Also, consider searching for your specific tent model on YouTube; there are many tutorial videos which will allow you to watch someone assemble a tent. While not all of these videos are helpful, some of them are, so it may be worth taking a look.
The best preparation, though, is to do a full trial run before you leave. Take your tent out of the box and try assembling it in your living room or backyard. That way you’ll know of any problems (like missing tools or parts) before you set out for your trip.
For some additional tent set-up guidelines, check out this expert advice from REI.
4. The People Camping Near You Are Loud
You’ve come out to the wilderness with the aim of enjoying the peace and quiet, and you can’t wait to relax while listening to the soothing sounds of nature. Then, unexpectedly, your neighboring campers start blasting music.
It can definitely be frustrating, but a bit of diplomacy goes a long way in situations such as this. Remember that your idea of the perfect camping trip may differ from what others enjoy about camping.
Your neighbors likely aren’t intentionally trying to bother you, but rather have a different notion about what a fun camping trip consists of. You can try talking to them and compromising on the music (or whatever else is causing the noise)—maybe they will set aside a few hours of quiet time in the evening.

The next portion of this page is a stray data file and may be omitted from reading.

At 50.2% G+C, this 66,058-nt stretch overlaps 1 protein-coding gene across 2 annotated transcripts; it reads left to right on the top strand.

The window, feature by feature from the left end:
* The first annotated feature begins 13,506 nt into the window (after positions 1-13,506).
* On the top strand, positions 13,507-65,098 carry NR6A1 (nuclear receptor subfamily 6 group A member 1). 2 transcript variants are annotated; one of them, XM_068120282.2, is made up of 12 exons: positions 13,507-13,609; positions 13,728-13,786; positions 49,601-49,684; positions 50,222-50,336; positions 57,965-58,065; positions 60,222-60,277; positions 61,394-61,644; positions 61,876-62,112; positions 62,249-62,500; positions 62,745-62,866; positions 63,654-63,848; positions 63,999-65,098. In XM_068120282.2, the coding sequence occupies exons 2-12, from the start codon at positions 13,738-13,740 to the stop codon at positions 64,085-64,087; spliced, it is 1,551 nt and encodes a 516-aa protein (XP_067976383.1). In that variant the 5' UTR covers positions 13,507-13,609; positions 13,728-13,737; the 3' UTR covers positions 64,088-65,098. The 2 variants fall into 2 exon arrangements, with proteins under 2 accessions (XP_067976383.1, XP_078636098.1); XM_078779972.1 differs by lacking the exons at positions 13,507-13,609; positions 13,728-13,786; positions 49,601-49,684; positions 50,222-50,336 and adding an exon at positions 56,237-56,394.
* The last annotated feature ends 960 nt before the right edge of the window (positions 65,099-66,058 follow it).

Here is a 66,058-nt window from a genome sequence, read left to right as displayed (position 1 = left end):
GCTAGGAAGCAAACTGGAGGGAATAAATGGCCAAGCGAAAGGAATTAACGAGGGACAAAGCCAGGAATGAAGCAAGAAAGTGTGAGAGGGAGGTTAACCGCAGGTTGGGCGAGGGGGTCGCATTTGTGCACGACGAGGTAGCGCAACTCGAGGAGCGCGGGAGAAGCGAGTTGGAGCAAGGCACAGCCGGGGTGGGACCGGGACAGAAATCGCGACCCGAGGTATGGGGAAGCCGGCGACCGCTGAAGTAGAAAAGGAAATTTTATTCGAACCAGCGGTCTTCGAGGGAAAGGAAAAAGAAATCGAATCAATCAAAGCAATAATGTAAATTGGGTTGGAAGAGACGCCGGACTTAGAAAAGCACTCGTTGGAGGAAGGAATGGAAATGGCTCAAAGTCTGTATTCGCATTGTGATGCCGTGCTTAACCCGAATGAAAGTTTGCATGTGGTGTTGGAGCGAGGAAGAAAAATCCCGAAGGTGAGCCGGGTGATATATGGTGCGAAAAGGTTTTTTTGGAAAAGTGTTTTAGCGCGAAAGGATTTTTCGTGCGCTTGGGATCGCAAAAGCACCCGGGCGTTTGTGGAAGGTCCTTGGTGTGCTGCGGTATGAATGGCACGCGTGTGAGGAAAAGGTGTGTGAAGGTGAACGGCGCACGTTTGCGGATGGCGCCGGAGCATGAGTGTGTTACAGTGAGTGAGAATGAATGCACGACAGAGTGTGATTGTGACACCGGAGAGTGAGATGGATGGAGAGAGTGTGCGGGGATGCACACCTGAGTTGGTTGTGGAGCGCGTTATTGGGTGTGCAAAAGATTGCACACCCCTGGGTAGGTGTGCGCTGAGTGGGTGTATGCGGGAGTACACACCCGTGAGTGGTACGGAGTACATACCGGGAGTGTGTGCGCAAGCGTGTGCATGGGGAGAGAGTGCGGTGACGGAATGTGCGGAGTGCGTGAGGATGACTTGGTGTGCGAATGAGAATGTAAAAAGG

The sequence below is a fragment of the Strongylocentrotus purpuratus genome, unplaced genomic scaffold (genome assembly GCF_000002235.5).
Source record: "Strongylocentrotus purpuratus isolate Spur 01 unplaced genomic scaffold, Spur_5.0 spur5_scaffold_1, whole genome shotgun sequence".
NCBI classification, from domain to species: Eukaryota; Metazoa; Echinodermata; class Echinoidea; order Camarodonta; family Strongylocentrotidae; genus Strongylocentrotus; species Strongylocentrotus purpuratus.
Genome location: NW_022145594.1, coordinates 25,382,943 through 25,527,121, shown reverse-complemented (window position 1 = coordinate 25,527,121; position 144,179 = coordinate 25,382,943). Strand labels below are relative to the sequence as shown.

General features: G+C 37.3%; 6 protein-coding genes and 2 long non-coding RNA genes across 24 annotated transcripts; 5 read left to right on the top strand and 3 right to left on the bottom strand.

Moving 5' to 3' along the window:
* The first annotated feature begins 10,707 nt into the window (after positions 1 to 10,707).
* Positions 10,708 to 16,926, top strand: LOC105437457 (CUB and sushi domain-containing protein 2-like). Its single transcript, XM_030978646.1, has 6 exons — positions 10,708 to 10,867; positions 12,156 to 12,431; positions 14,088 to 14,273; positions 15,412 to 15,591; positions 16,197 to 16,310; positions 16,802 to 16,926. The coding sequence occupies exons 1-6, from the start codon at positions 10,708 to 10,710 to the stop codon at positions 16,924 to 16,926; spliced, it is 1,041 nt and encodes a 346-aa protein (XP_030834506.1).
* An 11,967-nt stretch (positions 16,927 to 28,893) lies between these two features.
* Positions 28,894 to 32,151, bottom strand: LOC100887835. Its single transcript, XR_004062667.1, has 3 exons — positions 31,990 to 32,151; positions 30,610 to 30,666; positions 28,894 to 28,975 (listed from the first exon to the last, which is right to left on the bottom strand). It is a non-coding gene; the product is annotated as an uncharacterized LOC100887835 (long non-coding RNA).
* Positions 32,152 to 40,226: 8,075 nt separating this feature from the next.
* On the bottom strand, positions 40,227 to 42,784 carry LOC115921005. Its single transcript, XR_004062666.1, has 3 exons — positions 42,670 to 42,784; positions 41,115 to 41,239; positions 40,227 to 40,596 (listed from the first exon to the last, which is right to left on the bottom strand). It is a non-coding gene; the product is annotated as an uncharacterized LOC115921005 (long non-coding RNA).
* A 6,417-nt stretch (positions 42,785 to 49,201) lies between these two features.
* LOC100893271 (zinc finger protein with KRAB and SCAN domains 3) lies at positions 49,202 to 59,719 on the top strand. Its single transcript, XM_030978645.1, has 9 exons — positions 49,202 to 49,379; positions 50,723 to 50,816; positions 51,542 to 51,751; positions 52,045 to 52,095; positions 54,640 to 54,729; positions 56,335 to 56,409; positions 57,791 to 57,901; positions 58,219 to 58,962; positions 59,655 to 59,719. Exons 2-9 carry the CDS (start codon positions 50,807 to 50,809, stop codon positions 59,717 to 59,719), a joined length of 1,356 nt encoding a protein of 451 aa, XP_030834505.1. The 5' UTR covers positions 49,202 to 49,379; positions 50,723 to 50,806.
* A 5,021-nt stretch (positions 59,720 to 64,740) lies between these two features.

If you know this kind of thing will really bother you, though, consider it when you plan your trip. Maybe look for campsites which are out of earshot of each other.
Also, if it is practical for you, try camping during the off season. Spring break and summer tend to be the busiest times with the most crowded campsites. Maybe you can arrange your trip for early fall in order to miss the crowds.
5. You Get Lost Hiking
Getting lost while hiking can be both frightening and dangerous. Unfortunately, it’s much easier to get lost than you may expect. Both novice and expert hikers can lose their way, but there are a few things you can do and learn in advance to help with your navigation.
For starters, if you will be hiking anywhere beyond the most common trails in your site, make sure that you familiarize yourself with the route you will be hiking in advance of your departure. Find out about important landmarks such as rivers or streams you will be able to identify easily along the way.